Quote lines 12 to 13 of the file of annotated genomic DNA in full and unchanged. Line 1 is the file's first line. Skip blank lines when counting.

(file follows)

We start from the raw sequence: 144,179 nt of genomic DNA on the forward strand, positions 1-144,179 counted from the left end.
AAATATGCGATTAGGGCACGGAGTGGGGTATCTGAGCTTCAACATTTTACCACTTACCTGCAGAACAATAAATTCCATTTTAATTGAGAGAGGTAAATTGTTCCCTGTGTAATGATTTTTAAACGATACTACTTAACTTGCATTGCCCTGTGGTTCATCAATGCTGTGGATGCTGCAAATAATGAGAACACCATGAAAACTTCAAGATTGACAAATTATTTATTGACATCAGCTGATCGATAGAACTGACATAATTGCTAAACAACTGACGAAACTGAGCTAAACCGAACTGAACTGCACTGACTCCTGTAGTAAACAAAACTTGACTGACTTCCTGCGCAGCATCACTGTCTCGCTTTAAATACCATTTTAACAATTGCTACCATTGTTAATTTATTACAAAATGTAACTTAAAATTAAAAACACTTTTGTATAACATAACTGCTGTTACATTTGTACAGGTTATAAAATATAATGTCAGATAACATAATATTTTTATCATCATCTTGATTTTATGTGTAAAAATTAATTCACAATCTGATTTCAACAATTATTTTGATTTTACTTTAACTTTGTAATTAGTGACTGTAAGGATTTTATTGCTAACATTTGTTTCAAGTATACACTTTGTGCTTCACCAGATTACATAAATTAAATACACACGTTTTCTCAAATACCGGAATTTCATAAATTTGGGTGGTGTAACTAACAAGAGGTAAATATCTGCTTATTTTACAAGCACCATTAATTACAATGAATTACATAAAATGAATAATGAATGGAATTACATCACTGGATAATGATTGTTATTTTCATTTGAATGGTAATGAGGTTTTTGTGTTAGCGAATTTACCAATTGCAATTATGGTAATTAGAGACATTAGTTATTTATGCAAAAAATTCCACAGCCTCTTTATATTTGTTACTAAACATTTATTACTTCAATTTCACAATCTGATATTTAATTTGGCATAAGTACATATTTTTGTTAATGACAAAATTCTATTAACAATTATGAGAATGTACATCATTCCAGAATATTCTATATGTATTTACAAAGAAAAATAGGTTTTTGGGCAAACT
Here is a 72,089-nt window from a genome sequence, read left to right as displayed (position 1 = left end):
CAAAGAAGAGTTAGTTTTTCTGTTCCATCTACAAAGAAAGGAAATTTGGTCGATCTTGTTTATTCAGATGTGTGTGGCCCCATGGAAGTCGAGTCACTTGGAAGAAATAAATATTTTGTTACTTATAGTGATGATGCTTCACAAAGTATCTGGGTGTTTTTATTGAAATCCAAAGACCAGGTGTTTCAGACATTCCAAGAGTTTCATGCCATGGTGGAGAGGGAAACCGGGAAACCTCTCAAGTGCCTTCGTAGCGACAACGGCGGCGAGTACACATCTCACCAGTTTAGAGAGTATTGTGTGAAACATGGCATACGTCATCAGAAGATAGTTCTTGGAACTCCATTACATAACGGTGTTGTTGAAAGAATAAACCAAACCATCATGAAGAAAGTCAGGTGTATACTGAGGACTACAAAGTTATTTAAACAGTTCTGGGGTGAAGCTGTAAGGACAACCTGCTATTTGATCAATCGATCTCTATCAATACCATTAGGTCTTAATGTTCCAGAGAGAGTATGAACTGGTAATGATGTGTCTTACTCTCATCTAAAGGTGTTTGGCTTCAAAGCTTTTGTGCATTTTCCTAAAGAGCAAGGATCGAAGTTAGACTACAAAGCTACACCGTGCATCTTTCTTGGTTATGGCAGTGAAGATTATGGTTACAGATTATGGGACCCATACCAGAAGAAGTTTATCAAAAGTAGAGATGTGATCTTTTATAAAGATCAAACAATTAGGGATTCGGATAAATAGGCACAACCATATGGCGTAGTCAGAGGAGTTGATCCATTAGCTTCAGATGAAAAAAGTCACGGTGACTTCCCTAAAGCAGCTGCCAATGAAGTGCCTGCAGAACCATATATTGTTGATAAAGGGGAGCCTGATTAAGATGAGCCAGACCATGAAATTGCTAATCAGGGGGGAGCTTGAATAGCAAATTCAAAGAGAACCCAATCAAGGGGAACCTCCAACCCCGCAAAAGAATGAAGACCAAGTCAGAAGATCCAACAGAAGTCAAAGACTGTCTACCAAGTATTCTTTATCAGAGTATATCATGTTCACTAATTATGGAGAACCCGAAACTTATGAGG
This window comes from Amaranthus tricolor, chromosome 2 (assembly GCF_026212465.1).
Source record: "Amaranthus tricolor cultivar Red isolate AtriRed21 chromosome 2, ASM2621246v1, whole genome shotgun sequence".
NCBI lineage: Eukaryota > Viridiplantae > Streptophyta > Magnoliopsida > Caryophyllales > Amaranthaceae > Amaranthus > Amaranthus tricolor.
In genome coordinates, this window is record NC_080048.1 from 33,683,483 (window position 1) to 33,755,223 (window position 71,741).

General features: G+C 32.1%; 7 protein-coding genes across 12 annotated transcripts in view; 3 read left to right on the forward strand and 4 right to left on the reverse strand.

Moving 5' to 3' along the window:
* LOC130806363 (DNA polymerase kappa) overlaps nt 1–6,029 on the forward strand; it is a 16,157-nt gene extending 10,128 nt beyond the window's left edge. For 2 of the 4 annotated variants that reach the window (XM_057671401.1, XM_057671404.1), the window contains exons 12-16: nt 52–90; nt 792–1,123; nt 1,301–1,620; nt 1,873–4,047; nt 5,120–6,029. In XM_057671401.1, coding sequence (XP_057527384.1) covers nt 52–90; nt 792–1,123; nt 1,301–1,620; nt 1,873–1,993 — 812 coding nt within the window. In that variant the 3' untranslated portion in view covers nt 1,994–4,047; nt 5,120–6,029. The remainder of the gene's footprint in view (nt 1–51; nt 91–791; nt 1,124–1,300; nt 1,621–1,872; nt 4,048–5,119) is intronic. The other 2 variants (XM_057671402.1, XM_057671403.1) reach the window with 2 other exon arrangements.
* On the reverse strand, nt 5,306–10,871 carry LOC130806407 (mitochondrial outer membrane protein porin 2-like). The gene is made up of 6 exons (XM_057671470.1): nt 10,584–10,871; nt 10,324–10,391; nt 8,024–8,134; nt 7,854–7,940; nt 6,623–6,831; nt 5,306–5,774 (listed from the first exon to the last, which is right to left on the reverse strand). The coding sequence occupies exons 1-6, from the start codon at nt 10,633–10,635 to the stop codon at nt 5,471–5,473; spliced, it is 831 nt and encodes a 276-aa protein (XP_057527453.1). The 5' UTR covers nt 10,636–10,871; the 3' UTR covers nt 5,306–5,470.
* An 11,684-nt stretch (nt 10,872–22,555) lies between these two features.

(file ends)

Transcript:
* On the reverse strand, nt 5,306–10,871 carry LOC130806407 (mitochondrial outer membrane protein porin 2-like). The gene is made up of 6 exons (XM_057671470.1): nt 10,584–10,871; nt 10,324–10,391; nt 8,024–8,134; nt 7,854–7,940; nt 6,623–6,831; nt 5,306–5,774 (listed from the first exon to the last, which is right to left on the reverse strand). The coding sequence occupies exons 1-6, from the start codon at nt 10,633–10,635 to the stop codon at nt 5,471–5,473; spliced, it is 831 nt and encodes a 276-aa protein (XP_057527453.1). The 5' UTR covers nt 10,636–10,871; the 3' UTR covers nt 5,306–5,470.
* An 11,684-nt stretch (nt 10,872–22,555) lies between these two features.